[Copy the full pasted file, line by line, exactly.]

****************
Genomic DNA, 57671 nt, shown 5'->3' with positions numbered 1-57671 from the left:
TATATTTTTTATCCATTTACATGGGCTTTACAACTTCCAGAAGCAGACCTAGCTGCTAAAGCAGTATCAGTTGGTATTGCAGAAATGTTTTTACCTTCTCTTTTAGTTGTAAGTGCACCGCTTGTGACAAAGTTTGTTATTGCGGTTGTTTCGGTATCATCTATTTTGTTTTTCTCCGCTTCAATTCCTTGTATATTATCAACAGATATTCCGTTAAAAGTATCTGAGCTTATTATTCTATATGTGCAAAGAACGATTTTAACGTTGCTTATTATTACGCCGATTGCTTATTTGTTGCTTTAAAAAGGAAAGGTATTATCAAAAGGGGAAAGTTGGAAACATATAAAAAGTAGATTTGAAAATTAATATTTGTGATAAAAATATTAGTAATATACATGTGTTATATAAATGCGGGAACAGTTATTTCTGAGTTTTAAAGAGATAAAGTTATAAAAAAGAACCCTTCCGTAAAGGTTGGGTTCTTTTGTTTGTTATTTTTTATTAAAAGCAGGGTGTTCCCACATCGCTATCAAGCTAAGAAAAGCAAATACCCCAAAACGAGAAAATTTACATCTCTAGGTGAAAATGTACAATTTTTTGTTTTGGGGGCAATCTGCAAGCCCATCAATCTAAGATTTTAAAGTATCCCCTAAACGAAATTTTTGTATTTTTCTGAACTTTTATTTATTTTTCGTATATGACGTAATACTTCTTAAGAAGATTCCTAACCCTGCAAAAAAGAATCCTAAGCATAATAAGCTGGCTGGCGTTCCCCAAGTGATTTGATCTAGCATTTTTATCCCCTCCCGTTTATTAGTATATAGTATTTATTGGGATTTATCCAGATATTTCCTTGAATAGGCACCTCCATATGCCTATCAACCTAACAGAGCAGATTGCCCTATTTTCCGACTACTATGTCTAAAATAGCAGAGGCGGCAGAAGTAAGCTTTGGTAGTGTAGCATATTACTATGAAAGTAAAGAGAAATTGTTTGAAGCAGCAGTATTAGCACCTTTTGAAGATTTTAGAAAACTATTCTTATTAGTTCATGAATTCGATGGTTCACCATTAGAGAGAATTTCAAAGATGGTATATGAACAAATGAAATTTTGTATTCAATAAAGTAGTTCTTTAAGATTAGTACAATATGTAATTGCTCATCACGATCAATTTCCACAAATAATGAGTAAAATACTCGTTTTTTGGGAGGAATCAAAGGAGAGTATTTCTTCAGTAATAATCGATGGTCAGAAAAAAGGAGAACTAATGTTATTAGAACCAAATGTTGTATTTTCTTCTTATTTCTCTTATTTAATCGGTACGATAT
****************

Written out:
Genomic DNA, 57671 nt, shown 5'->3' with positions numbered 1-57671 from the left:
TATATTTTTTATCCATTTACATGGGCTTTACAACTTCCAGAAGCAGACCTAGCTGCTAAAGCAGTATCAGTTGGTATTGCAGAAATGTTTTTACCTTCTCTTTTAGTTGTAAGTGCACCGCTTGTGACAAAGTTTGTTATTGCGGTTGTTTCGGTATCATCTATTTTGTTTTTCTCCGCTTCAATTCCTTGTATATTATCAACAGATATTCCGTTAAAAGTATCTGAGCTTATTATTCTATATGTGCAAAGAACGATTTTAACGTTGCTTATTATTACGCCGATTGCTTATTTGTTGCTTTAAAAAGGAAAGGTATTATCAAAAGGGGAAAGTTGGAAACATATAAAAAGTAGATTTGAAAATTAATATTTGTGATAAAAATATTAGTAATATACATGTGTTATATAAATGCGGGAACAGTTATTTCTGAGTTTTAAAGAGATAAAGTTATAAAAAAGAACCCTTCCGTAAAGGTTGGGTTCTTTTGTTTGTTATTTTTTATTAAAAGCAGGGTGTTCCCACATCGCTATCAAGCTAAGAAAAGCAAATACCCCAAAACGAGAAAATTTACATCTCTAGGTGAAAATGTACAATTTTTTGTTTTGGGGGCAATCTGCAAGCCCATCAATCTAAGATTTTAAAGTATCCCCTAAACGAAATTTTTGTATTTTTCTGAACTTTTATTTATTTTTCGTATATGACGTAATACTTCTTAAGAAGATTCCTAACCCTGCAAAAAAGAATCCTAAGCATAATAAGCTGGCTGGCGTTCCCCAAGTGATTTGATCTAGCATTTTTATCCCCTCCCGTTTATTAGTATATAGTATTTATTGGGATTTATCCAGATATTTCCTTGAATAGGCACCTCCATATGCCTATCAACCTAACAGAGCAGATTGCCCTATTTTCCGACTACTATGTCTAAAATAGCAGAGGCGGCAGAAGTAAGCTTTGGTAGTGTAGCATATTACTATGAAAGTAAAGAGAAATTGTTTGAAGCAGCAGTATTAGCACCTTTTGAAGATTTTAGAAAACTATTCTTATTAGTTCATGAATTCGATGGTTCACCATTAGAGAGAATTTCAAAGATGGTATATGAACAAATGAAATTTTGTATTCAATAAAGTAGTTCTTTAAGATTAGTACAATATGTAATTGCTCATCACGATCAATTTCCACAAATAATGAGTAAAATACTCGTTTTTTGGGAGGAATCAAAGGAGAGTATTTCTTCAGTAATAATCGATGGTCAGAAAAAAGGAGAACTAATGTTATTAGAACCAAATGTTGTATTTTCTTCTTATTTCTCTTATTTAATCGGTACGATAT